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Gravity Defyer shoe company settles trademark infringement lawsuit against Under Armour

The shoe wall at Under Armour's Broadway store in New York's SoHo.
The shoe wall at Under Armour's Broadway store in New York's SoHo. (Marion Curtis / Baltimore Sun)

A California shoe company that accused Under Armour of trademark infringement settled its lawsuit after five days before a federal court jury.

Gravity Defyer Corp., which makes shock-absorbing athletic footwear using the G Defy trademark, said in a March 2013 complaint that Under Armour intentionally created its "Micro G Defy" women's running shoe with a sound-alike name that would mislead consumers using search engines and shopping online.

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Retailers that sell Under Armour shoes, including Finish Line, Foot Locker, Dick's Sporting Goods and Champs Sports, also were named in Gravity Defyer's lawsuit, filed in U.S. District Court in Los Angeles.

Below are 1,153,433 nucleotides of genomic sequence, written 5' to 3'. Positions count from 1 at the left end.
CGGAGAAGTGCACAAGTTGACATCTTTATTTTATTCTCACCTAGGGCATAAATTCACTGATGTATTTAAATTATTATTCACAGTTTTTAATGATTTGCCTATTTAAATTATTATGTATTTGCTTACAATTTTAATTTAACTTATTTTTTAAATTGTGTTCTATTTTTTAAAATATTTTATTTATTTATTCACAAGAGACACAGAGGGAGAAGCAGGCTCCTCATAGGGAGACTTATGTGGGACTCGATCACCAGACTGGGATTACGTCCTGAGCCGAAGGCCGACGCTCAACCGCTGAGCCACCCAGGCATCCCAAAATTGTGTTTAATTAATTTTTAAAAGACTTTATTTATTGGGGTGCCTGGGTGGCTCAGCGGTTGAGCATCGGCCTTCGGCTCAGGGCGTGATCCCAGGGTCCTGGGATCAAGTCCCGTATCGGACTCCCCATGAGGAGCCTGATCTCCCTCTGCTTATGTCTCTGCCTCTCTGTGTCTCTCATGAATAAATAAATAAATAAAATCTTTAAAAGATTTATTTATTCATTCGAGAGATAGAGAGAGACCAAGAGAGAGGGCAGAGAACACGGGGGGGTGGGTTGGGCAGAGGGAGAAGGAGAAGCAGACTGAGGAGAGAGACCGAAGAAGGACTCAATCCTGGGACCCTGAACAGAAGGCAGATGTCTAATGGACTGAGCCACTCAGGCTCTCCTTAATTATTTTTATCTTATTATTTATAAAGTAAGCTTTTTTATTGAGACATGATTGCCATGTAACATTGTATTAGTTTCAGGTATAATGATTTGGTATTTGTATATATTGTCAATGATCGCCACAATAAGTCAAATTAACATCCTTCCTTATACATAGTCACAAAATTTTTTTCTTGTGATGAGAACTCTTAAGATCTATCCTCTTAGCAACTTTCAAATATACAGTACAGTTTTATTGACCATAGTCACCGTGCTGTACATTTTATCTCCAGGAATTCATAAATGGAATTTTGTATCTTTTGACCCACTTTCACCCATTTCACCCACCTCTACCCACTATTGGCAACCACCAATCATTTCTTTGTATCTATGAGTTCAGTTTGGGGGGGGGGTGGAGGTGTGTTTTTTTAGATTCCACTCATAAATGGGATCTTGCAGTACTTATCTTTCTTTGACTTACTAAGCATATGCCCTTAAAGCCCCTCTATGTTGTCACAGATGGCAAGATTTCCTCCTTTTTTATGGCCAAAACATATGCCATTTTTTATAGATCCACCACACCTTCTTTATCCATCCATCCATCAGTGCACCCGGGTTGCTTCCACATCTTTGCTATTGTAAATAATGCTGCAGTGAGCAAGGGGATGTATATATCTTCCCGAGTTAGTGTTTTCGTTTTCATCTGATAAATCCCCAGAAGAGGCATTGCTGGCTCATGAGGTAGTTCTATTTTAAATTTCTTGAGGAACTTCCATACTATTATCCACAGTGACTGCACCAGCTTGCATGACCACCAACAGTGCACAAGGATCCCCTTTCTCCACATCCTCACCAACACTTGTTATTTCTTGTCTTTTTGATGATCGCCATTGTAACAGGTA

Terms of the settlement, reached Oct. 7, were not disclosed.  A lawsuit dismissal hearing is set for Nov. 24.

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The footwear company, which said it filed for the G Defy trademark in July 2009, said it uses the name to distinguish its pro-sport line of shoes from casual and dress lines and said it has long advertised the name in magazines, catalogs, TV, radio and on the Internet.

Under Armour said it uses the Micro G trademark for the foam in some of its running shoes, but denied Gravity Devyer's trademark infringement allegations.

In a counter-claim, Under Armour accused its competitor of unlawful use of the G Defy trademark as well as using misleading statements in advertising the products.

lorraine.mirabella@baltsun.com

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